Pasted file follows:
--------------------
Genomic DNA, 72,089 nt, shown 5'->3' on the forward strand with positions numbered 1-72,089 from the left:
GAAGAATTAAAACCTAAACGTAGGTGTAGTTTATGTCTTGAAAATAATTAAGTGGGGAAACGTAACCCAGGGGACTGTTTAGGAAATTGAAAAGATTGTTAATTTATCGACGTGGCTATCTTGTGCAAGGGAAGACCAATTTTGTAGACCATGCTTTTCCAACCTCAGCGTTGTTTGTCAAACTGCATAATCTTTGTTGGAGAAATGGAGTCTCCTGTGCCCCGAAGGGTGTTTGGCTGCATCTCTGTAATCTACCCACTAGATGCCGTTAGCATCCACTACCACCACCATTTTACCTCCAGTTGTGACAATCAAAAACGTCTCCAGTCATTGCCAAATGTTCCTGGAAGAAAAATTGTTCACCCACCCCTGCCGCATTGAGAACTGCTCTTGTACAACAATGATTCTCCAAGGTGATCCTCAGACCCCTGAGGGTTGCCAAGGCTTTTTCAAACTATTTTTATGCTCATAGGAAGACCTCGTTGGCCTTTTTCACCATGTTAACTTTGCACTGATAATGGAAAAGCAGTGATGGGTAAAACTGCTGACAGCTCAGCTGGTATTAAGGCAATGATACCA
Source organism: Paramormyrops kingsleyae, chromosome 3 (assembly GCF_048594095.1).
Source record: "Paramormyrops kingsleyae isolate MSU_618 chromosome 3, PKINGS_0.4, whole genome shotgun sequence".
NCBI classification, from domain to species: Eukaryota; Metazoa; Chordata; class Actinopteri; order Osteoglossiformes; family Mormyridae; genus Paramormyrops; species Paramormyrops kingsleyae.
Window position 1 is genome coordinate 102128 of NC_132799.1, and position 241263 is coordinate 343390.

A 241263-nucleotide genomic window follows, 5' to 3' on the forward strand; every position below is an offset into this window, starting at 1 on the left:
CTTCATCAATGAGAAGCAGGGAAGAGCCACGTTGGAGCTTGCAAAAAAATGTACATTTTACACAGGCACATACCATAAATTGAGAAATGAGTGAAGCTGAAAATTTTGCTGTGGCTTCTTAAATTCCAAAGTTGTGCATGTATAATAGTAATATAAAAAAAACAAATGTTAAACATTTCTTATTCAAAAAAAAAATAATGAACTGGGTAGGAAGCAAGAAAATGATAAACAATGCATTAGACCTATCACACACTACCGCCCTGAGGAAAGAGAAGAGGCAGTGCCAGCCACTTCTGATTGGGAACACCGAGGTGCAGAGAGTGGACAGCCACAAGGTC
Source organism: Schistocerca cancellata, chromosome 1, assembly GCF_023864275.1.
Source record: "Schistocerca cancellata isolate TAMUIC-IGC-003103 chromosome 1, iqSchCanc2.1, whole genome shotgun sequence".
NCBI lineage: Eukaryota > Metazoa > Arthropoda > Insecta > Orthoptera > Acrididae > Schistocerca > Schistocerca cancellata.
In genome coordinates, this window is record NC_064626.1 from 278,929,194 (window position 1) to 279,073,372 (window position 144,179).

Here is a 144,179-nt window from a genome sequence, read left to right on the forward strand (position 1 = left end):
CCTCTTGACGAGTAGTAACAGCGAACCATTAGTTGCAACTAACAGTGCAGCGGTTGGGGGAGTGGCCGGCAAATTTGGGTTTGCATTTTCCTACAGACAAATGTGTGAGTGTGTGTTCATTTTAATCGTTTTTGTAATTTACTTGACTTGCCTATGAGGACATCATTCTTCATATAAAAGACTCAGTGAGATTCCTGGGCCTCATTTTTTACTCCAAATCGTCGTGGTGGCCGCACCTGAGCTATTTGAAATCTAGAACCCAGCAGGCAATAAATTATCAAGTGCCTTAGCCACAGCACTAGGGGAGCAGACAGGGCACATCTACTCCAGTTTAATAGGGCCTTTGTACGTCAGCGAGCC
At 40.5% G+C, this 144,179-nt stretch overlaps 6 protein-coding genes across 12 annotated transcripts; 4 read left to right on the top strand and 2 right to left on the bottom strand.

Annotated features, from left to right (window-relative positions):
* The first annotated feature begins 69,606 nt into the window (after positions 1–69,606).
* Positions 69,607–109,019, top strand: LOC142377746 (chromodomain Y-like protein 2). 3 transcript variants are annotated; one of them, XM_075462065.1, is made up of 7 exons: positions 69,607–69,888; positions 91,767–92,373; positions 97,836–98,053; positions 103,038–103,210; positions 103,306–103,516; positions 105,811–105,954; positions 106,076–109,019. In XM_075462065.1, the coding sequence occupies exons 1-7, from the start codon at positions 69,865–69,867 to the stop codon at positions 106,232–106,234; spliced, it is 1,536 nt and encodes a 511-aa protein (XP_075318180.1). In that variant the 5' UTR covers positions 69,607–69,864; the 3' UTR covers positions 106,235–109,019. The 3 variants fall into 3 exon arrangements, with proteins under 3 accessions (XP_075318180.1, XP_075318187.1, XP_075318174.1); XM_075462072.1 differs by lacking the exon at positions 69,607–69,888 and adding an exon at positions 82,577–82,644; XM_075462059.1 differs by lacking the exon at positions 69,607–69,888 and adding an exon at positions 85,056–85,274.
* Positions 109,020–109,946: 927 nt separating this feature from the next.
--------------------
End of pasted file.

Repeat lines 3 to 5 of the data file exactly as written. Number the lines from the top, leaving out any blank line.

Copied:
Source organism: Paramormyrops kingsleyae, chromosome 3 (assembly GCF_048594095.1).
Source record: "Paramormyrops kingsleyae isolate MSU_618 chromosome 3, PKINGS_0.4, whole genome shotgun sequence".
NCBI classification, from domain to species: Eukaryota; Metazoa; Chordata; class Actinopteri; order Osteoglossiformes; family Mormyridae; genus Paramormyrops; species Paramormyrops kingsleyae.